I came to see Michael Foot as having represented everything that needed to be rejected in Old Labour: vote-losing policies, rubbish campaigning, old-fashioned imagery, years wasted campaigning for stuff like CND that our working class core vote despised and which drove them into the arms of Thatcher.

At university, I invited Foot to speak at a Bristol University Labour Club meeting. Already nearly 80, he packed a big meeting room and captivated his student audience with an 80 minute peroration that meant many of us missed the start of afternoon lectures. 70 minutes of it was a staggeringly detailed history lecture about, I think, Lord Liverpool's authoritarian Tory administration of 1812-1827. The final ten minutes were when he carefully explained that this was an extended analogy for the Thatcher years and that just as three years after Liverpool the Great Reform Act and 40 years of Whig ascendancy had started, so we were on the brink of a Tory implosion and a Labour landslide. He was only a few years out in his prediction. I feel honoured to have heard him speak - without notes and with flights of rhetoric that hardly anyone in politics has ever matched.

Now as I read more Labour history I begin to understand the differences between the gentler, older Bevanite left tradition espoused by Foot, and the nastier version that the Bennites pushed. I now know he took the first steps towards the expulsion of Militant. And that he desperately tried to stop the SDP split and keep the party together. And that Kinnock, my political hero, was essentially Foot's protege and creation.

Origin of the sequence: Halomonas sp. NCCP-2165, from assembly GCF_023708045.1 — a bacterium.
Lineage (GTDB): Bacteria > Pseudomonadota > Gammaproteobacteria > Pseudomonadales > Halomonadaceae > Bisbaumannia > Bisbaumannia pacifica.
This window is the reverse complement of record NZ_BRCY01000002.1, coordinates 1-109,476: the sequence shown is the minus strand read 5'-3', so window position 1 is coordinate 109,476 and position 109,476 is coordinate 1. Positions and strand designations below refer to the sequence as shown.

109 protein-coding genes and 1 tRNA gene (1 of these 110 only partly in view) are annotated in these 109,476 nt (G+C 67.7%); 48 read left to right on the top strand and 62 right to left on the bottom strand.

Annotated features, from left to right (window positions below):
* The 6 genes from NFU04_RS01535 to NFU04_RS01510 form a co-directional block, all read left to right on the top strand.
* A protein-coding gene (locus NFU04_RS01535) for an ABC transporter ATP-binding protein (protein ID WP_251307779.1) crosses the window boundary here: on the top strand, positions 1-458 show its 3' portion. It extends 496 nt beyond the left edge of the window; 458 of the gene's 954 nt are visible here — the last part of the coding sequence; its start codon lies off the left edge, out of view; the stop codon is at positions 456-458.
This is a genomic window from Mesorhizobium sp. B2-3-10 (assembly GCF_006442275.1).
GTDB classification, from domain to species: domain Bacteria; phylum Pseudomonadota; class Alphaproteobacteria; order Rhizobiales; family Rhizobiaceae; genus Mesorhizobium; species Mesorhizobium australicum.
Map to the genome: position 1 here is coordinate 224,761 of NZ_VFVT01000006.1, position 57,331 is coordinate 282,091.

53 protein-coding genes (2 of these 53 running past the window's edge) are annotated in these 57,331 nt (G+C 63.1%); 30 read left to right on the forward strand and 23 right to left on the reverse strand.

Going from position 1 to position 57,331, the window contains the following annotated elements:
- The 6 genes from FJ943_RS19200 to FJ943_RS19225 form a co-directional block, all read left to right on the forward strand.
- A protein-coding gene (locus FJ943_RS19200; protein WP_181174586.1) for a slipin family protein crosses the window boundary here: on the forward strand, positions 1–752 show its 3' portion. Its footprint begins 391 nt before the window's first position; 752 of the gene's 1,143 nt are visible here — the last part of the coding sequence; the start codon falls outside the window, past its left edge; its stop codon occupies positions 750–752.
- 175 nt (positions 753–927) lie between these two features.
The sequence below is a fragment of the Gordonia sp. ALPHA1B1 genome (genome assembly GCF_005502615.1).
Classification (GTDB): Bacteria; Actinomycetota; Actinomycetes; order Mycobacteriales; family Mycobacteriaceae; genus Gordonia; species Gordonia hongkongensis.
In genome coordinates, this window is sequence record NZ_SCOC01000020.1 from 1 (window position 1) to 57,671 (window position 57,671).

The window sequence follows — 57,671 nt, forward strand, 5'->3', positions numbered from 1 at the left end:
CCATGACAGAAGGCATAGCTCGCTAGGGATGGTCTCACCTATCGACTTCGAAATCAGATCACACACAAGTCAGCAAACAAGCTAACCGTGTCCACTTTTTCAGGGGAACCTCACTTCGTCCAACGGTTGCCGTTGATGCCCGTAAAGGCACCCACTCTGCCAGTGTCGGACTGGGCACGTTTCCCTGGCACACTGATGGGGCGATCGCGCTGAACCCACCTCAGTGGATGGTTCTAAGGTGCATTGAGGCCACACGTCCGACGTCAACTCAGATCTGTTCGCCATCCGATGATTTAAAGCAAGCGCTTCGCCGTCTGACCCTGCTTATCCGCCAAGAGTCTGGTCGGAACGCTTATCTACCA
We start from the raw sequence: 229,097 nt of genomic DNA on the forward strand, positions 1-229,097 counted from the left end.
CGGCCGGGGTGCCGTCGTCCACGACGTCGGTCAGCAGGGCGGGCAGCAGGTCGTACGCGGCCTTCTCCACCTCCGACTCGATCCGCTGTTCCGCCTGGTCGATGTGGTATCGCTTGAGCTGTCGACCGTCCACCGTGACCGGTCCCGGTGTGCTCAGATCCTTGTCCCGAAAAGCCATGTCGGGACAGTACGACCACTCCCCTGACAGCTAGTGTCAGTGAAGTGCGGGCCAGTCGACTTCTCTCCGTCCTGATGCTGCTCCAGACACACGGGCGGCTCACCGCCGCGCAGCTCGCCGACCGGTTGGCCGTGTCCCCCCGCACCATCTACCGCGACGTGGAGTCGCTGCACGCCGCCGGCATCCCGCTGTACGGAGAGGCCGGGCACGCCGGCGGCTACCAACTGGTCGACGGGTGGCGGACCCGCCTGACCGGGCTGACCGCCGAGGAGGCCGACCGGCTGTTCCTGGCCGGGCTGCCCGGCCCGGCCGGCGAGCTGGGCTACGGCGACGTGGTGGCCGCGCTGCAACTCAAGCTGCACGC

I would have found Michael Foot exasperating if I had been a Labour activist in the '50s. He and Bevan played a deeply destructive role. If I had been a Labour activist in the early '80s (I guess leafleting aged 10 doesn't count) I would have been horrified that he beat Healey for Leader.

I cannot forgive his wrongness in pursuing wrong causes like CND, hostility to Lords reform and hostility to Europe. I cannot forgive him taking on a role - Leader - that he was wholly unsuited for and leading us in a political equivalent to the Charge of the Light Brigade, straight into the valley of political death towards Thatcher's massed electoral guns.

But it is impossible even for an ungracious and pugnacious Labour moderate like me not to feel great affection for a man who always did what he thought was morally right, never looked for self-advantage or promotion, and loved the Labour Party and the people it represents. He will be sorely missed.


Blogger Wilfred said...

Nice Donkey jacket!

far too honest, intelligent and compassionate for parliament.

9:44 pm, March 05, 2010

Anonymous Mary said...

Luke, you are - without doubt "ungracious and pugnacious" but I don't think anyone would accuse you of being a "Labour moderate".

And why would you "forgive" Michael Foot for things he was, most clearly, unrepentant for doing? Do you see yourself as some sort of Pontiff now as well?